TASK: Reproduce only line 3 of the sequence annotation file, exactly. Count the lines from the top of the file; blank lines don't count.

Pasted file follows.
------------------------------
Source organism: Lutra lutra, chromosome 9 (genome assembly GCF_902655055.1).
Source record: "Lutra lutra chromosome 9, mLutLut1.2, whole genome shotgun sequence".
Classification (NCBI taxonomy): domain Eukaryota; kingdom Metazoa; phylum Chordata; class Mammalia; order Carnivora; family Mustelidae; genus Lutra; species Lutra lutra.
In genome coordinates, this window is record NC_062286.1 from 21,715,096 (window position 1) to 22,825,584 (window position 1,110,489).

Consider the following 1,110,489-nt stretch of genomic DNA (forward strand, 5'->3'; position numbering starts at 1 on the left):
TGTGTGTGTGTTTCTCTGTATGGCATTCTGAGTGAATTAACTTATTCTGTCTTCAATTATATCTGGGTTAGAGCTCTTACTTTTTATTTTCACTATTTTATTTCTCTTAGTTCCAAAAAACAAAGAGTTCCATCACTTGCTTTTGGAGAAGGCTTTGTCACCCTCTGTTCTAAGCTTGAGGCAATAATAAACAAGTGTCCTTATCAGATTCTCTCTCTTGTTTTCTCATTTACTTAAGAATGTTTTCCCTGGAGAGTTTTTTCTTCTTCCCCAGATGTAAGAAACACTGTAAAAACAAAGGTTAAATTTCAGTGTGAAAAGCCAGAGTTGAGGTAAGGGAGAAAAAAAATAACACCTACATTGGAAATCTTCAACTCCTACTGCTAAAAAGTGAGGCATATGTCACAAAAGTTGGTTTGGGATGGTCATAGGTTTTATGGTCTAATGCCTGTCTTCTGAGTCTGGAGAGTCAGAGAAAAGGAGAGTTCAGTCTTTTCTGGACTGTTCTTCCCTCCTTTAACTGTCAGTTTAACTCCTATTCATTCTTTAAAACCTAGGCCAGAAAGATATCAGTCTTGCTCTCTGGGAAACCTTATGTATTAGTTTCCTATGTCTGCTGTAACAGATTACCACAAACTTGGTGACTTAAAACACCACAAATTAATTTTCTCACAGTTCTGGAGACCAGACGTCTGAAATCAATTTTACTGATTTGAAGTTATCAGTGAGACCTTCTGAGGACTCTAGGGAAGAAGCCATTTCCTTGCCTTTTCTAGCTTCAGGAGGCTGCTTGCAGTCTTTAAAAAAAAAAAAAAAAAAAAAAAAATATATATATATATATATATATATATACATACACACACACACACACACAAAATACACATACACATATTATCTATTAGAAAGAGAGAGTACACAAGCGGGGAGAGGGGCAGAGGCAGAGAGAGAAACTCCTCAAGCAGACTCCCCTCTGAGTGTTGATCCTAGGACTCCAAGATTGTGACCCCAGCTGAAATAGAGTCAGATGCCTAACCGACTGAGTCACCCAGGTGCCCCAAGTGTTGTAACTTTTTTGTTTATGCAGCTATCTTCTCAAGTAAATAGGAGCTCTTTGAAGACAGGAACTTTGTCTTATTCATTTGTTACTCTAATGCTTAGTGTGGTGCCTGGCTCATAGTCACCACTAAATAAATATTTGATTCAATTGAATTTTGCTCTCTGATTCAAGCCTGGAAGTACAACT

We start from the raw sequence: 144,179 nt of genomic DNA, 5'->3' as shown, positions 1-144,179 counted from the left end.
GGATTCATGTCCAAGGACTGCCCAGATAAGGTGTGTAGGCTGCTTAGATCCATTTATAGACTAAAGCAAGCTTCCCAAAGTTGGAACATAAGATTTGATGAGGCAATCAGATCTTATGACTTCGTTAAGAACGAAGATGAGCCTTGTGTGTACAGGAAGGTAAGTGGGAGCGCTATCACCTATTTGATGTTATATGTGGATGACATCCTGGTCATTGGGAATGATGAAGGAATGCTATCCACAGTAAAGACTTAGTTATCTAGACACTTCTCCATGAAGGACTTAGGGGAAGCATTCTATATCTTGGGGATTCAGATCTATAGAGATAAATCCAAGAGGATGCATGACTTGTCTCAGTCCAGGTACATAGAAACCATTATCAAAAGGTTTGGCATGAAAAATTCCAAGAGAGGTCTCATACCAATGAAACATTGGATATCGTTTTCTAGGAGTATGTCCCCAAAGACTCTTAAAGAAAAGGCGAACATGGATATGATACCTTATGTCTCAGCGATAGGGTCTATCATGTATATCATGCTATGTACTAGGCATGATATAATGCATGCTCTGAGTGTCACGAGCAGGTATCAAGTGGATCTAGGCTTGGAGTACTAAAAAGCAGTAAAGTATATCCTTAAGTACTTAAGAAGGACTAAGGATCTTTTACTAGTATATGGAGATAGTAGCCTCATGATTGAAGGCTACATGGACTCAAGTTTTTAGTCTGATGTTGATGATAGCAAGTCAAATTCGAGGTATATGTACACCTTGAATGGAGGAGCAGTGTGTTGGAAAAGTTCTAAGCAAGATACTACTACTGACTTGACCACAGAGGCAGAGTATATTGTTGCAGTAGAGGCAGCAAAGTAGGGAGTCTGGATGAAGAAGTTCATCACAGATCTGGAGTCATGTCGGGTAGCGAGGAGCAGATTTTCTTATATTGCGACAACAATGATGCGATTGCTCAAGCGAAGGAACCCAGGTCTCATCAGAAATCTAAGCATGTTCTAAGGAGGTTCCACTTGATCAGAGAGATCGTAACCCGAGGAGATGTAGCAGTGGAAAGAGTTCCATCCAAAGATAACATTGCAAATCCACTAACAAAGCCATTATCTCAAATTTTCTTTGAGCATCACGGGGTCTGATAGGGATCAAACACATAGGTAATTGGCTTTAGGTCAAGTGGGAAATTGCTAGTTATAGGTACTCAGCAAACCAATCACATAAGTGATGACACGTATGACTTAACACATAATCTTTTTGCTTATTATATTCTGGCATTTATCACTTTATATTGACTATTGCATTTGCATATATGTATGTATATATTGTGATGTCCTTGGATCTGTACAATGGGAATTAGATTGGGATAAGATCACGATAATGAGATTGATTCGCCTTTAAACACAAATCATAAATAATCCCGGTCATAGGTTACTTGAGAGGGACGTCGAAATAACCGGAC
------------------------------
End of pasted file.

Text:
Classification (NCBI taxonomy): domain Eukaryota; kingdom Metazoa; phylum Chordata; class Mammalia; order Carnivora; family Mustelidae; genus Lutra; species Lutra lutra.